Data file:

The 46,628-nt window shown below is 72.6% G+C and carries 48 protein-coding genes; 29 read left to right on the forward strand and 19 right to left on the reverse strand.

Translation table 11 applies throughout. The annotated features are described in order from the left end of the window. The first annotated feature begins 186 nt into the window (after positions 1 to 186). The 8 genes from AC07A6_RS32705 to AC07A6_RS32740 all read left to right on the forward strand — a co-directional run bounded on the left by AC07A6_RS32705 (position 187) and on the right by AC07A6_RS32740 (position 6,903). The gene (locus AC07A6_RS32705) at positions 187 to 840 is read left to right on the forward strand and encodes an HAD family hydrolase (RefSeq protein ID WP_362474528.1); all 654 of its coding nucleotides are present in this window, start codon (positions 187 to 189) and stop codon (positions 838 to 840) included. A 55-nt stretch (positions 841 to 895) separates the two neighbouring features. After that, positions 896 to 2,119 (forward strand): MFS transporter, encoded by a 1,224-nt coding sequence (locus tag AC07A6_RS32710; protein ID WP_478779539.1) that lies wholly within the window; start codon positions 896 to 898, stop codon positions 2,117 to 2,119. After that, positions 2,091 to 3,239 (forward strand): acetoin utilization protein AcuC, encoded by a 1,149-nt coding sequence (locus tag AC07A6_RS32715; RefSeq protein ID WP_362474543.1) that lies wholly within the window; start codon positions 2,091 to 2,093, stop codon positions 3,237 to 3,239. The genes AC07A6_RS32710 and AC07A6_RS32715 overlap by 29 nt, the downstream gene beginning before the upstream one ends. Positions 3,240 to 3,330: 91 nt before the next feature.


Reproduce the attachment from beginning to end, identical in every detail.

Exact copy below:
The 46,628-nt window shown below is 72.6% G+C and carries 48 protein-coding genes; 29 read left to right on the forward strand and 19 right to left on the reverse strand.

Translation table 11 applies throughout. The annotated features are described in order from the left end of the window. The first annotated feature begins 186 nt into the window (after positions 1 to 186). The 8 genes from AC07A6_RS32705 to AC07A6_RS32740 all read left to right on the forward strand — a co-directional run bounded on the left by AC07A6_RS32705 (position 187) and on the right by AC07A6_RS32740 (position 6,903). The gene (locus AC07A6_RS32705) at positions 187 to 840 is read left to right on the forward strand and encodes an HAD family hydrolase (RefSeq protein ID WP_362474528.1); all 654 of its coding nucleotides are present in this window, start codon (positions 187 to 189) and stop codon (positions 838 to 840) included. A 55-nt stretch (positions 841 to 895) separates the two neighbouring features. After that, positions 896 to 2,119 (forward strand): MFS transporter, encoded by a 1,224-nt coding sequence (locus tag AC07A6_RS32710; protein ID WP_478779539.1) that lies wholly within the window; start codon positions 896 to 898, stop codon positions 2,117 to 2,119. After that, positions 2,091 to 3,239 (forward strand): acetoin utilization protein AcuC, encoded by a 1,149-nt coding sequence (locus tag AC07A6_RS32715; RefSeq protein ID WP_362474543.1) that lies wholly within the window; start codon positions 2,091 to 2,093, stop codon positions 3,237 to 3,239. The genes AC07A6_RS32710 and AC07A6_RS32715 overlap by 29 nt, the downstream gene beginning before the upstream one ends. Positions 3,240 to 3,330: 91 nt before the next feature.